A lot of people seem to confuse the words ‘Critique’ and ‘Criticism’ and i thought it would be helpful to try to set the record straight.

Certainly in light of the rise of #ImStaying with all of its positive vibes but hesitation to dive into deep conversations.  Where any kind of questioning of this brings censoring, ridicule or ejection from the group.

Anyone who has tried to ask meaningful questions about some of the problematic areas of #ImStaying is typically met with a response that sounds like, “Why can’t you just be positive? Why do you always have to look for the bad?” 

What has been the most surprising is that so many of the people i have met who have asked questions have been overwhelmingly positive and hopeful about South Africa, but they have also been committed to doing the hard work required, part which means finding spaces to have the difficult, awkward, confusing, painful and tiring conversations necessary to bring about change [when dealing with a messed up country]. One such group that is trying to provide a platform for those kinds of engagements is Conversations for a Just South Africa. 

Which makes me think people are a little confused between Critique [necessary and helpful] and Criticism [often negative and less helpful although can form part of critique as well]

Critique vs Criticism

Critique vs Criticism

Critique: a detailed analysis and assessment of something, especially a literary, philosophical, or political theory; evaluate (a theory or practice) in a detailed and analytical way.  [Oxford English Dictionary] and also: appraise critically; a serious examination and judgment of something   [Vocabulary.com]

Criticism: the expression of disapproval of someone or something on the basis of perceived faults or mistakes. [Dictionary] and also: the action of expressing disapproval of something or someone. A criticism is a statement that expresses disapproval. [Collins]

A lot of people inside the #ImStaying group for example have told people outside not to criticise, which to some extent is valid. Don’t simply be negative about a thing because it is doing well. However, in my experience, this has not been the case. Many of us were super excited by the idea of #ImStaying and rushed to join and it was only once we saw the kinds of posts that were being posted, who was doing the posts and some of the implications and assumptions [and also exclusions] that we started to think it was problematic.

When we Critique something we seek to analyse and assess whether this thing is good or bad. Criticism tends to be about calling out the negative side of something. But Critique insists that we look at both the good and the bad and then make an informed decision about whether something is valuable or harmful.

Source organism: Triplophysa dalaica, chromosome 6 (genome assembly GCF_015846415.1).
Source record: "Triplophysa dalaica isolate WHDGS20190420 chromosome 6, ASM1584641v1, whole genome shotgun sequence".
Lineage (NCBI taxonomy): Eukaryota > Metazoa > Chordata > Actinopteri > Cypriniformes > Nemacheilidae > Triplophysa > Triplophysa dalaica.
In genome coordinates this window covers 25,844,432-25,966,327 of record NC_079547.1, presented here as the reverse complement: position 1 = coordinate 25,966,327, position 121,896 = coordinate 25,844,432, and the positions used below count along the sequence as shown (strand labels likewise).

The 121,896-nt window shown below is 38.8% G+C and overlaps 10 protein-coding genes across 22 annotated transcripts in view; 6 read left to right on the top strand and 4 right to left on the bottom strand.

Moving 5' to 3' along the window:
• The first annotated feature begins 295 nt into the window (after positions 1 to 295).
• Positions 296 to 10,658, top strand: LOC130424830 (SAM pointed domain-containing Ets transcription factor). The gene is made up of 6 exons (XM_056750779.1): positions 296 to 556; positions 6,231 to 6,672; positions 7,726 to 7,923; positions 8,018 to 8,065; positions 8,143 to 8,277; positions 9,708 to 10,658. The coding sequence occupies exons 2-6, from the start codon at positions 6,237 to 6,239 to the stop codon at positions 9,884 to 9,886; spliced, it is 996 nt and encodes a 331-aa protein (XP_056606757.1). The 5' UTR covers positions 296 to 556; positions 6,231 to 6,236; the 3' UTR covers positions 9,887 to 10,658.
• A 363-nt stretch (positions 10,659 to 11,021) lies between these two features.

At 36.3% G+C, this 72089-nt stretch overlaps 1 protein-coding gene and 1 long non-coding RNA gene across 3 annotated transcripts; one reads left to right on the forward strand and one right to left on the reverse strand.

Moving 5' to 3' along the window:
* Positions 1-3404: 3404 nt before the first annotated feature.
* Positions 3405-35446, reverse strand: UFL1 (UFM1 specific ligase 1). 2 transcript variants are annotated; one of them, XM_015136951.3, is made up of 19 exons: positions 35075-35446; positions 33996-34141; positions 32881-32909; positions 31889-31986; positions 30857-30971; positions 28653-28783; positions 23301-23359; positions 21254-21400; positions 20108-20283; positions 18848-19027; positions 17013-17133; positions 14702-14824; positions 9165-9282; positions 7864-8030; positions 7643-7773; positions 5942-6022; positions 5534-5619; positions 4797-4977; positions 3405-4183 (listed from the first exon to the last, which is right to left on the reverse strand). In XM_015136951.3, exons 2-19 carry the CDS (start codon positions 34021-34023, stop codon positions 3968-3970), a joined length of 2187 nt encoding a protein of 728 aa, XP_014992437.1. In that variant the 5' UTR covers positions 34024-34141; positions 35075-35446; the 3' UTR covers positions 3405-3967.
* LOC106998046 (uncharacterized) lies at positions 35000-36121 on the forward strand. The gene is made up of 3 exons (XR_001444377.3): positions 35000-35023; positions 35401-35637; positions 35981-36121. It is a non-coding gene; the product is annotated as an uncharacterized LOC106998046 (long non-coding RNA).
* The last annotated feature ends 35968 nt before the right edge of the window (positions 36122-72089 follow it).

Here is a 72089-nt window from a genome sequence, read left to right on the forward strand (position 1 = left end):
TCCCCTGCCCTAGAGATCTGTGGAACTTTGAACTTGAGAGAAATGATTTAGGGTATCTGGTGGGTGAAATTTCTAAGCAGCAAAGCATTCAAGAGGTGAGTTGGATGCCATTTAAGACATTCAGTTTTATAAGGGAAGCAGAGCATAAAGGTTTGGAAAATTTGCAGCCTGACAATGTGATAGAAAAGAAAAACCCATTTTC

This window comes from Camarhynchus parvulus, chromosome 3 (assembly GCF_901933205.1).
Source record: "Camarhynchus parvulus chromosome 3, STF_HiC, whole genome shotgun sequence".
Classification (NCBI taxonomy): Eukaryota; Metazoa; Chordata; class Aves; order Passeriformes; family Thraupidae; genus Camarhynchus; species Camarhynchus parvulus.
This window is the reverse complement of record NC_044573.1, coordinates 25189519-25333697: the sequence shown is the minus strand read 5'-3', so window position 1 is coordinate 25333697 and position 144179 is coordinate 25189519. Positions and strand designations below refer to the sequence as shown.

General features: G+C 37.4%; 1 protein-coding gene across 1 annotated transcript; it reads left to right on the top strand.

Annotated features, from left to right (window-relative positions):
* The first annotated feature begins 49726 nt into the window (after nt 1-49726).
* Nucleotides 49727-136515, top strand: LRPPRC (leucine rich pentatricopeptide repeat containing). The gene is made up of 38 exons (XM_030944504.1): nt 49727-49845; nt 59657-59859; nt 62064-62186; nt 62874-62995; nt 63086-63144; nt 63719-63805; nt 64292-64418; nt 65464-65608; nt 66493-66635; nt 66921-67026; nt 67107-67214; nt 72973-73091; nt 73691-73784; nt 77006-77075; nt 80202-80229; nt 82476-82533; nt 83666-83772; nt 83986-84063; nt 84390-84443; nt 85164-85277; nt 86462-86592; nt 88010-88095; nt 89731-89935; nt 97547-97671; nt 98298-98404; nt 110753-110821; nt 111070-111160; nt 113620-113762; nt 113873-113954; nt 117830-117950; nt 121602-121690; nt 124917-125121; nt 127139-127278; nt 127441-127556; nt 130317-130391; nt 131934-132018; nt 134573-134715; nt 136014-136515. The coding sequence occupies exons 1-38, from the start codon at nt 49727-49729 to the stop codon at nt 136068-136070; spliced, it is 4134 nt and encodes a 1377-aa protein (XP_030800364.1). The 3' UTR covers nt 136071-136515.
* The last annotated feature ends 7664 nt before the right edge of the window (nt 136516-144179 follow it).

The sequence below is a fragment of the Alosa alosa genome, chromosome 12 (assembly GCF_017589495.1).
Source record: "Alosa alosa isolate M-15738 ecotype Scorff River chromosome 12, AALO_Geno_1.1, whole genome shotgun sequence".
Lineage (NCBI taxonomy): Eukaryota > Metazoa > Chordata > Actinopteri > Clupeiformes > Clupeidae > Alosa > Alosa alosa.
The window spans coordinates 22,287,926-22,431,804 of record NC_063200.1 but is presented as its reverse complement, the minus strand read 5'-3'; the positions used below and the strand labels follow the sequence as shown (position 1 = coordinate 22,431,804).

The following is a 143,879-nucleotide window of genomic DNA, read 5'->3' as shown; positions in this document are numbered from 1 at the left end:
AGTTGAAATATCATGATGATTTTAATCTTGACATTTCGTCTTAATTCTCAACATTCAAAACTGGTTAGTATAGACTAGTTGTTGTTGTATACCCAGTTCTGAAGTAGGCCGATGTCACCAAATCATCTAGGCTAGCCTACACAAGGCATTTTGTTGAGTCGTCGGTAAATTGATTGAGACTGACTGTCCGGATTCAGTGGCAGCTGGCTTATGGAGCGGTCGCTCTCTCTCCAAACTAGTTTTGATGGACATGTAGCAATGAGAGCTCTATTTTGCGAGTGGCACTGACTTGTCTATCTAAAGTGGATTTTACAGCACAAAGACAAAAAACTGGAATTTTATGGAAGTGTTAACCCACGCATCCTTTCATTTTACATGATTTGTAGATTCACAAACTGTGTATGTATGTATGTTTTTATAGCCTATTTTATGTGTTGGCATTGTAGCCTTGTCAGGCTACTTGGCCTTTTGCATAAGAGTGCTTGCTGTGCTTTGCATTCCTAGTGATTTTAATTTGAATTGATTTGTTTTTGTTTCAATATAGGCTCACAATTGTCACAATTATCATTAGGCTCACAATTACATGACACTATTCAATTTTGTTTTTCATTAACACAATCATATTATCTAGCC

At school, for example, we were not taught to critique at all. We were given information called facts and were told to learn it and then at the end of each term we had to regurgitate it on to a piece of paper. We were never encouraged to ask why [during apartheid years] we were learning the history of one group of people and not that of the group of people that made up the largest percentage of people in the country. We were not taught to question why some beaches were reserved for some people and why some were reserved for others. We were not taught to critique why the teachers of the school were always white and the cleaners were always black.

[Not much has changed in many of our schools to be honest, but it gives me great joy to see groups like BottomUp working in the greater Grassy Park area, doing this much needed thing – helping the learners to critique language and unform rules and corporal punishment which is illegal but still being dished out and more…]

The importance of the magnifying glass

While those outside should not criticise without knowing more, those inside absolutely should be critiquing.

450 thousand people with positive motivations is a good thing. Stories that set up white people as the heroes and black people as the needy recipients of heroism are not. A group of diverse people starting to share stories with each other and learn about each others cultures is a good thing. A group that suggests you can be positive while ignoring [and silencing] issues like race and poverty and power is not. A group run by white people, where the majority of those with the power in terms of moderation and evictions are white is not a good thing.

So you weigh up the good and the bad and you come to a conclusion as to whether or not you should remain in the group and how you should be if you stay there.

A number of us who critiqued the group felt like there was sufficient cause for criticism and largely left and looked for spaces where the hard work was encouraged, knowing that to turn around a messy situation requires people getting their hands and feet dirty. There are a number of these groups and we are much encouraged by a lot of the conversations going on in them. These groups need to be critiqued as well. 

The one i am a part of is called Conversations for a Just South Africa and it is far from perfect. But there is also a whole lot of good in there. Around 1500 people who are looking at issues of class and race and poverty and sexuality and religion and politics and gender and power and trying to hear each other and see each other and learn and unlearn and dismantle and create and build bridges. With the absolute belief that whatever happens in these online spaces has to end up affecting your offline life!

When someone gets stuck in criticism they can become rather unpleasant.

When someone refuses to critique they will likely be largely ineffective.

We need to be learning to critique the spaces we occupy, the power that exists in them, the stories we tell and how they make the various role players in the stories look and the work that we are doing [or not] in the real world. 

This, i believe, is critical!